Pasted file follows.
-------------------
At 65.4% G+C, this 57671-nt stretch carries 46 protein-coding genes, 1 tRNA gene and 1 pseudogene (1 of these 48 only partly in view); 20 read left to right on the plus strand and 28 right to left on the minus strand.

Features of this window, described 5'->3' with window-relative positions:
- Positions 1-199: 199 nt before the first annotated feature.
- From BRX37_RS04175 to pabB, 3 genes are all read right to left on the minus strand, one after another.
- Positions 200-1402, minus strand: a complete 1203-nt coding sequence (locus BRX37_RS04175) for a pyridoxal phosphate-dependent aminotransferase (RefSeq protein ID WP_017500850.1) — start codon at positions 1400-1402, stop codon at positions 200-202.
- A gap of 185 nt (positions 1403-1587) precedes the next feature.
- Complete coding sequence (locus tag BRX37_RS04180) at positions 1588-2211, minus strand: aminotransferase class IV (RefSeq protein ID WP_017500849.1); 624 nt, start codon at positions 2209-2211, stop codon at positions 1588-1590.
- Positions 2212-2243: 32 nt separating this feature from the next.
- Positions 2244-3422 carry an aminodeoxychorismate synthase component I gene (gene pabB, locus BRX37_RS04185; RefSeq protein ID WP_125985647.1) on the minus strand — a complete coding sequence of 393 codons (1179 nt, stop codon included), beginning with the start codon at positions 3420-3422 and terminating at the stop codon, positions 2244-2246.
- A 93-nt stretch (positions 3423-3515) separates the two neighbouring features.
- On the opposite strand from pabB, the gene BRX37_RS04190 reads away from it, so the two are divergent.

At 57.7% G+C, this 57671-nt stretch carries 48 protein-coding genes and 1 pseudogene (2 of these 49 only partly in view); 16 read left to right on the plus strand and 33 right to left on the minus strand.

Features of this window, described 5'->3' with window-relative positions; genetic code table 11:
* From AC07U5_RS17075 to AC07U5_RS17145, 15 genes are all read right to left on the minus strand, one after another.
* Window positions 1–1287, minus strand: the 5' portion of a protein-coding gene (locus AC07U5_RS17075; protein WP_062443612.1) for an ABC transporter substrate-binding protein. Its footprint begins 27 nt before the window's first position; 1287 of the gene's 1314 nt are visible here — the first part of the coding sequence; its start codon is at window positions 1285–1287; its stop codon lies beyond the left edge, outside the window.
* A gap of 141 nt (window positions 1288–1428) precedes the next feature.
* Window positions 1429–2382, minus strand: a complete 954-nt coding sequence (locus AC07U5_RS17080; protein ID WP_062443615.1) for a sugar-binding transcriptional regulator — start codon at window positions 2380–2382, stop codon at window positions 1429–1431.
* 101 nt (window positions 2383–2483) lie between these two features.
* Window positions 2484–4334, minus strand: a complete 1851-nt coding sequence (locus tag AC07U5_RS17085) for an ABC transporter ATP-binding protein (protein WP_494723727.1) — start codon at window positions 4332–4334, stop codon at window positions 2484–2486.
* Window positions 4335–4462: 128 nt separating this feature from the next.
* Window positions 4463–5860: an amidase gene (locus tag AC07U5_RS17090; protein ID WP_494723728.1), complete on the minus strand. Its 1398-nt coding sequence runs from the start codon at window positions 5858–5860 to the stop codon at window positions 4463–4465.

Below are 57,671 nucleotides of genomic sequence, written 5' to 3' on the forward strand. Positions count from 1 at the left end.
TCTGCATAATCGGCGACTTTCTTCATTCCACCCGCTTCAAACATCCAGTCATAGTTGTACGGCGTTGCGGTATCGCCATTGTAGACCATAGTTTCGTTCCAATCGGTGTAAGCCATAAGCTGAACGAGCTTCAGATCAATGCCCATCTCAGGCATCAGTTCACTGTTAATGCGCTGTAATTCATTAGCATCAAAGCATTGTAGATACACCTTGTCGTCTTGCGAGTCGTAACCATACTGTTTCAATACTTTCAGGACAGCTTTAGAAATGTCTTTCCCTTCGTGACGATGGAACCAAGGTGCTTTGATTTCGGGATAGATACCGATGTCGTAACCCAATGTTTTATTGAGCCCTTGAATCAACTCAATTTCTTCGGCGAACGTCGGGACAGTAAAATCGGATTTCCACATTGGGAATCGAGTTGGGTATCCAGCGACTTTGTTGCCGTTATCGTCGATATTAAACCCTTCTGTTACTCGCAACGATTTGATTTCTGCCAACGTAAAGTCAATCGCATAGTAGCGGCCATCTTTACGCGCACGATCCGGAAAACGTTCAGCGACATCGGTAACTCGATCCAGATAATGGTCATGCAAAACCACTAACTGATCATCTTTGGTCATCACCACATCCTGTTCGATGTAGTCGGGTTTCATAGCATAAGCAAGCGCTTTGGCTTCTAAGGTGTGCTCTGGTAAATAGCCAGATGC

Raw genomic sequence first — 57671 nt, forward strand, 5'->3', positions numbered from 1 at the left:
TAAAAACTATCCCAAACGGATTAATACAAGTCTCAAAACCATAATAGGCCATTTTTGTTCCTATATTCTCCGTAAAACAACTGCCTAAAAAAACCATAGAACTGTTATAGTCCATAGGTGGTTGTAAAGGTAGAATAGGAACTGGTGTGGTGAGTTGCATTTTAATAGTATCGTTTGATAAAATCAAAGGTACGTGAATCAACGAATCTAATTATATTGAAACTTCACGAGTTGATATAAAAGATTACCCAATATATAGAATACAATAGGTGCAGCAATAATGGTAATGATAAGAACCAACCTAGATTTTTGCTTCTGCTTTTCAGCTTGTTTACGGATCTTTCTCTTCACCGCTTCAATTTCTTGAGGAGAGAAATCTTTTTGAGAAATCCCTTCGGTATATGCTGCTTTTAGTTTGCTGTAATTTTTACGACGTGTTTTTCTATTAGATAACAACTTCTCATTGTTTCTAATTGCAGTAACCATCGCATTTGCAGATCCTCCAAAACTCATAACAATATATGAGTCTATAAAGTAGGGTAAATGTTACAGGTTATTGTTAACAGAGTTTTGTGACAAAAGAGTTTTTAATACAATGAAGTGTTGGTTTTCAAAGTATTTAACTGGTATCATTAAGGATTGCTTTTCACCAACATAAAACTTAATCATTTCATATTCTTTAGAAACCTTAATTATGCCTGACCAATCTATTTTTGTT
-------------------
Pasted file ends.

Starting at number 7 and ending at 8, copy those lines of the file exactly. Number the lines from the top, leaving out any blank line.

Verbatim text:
- Complete coding sequence (locus tag BRX37_RS04180) at positions 1588-2211, minus strand: aminotransferase class IV (RefSeq protein ID WP_017500849.1); 624 nt, start codon at positions 2209-2211, stop codon at positions 1588-1590.
- Positions 2212-2243: 32 nt separating this feature from the next.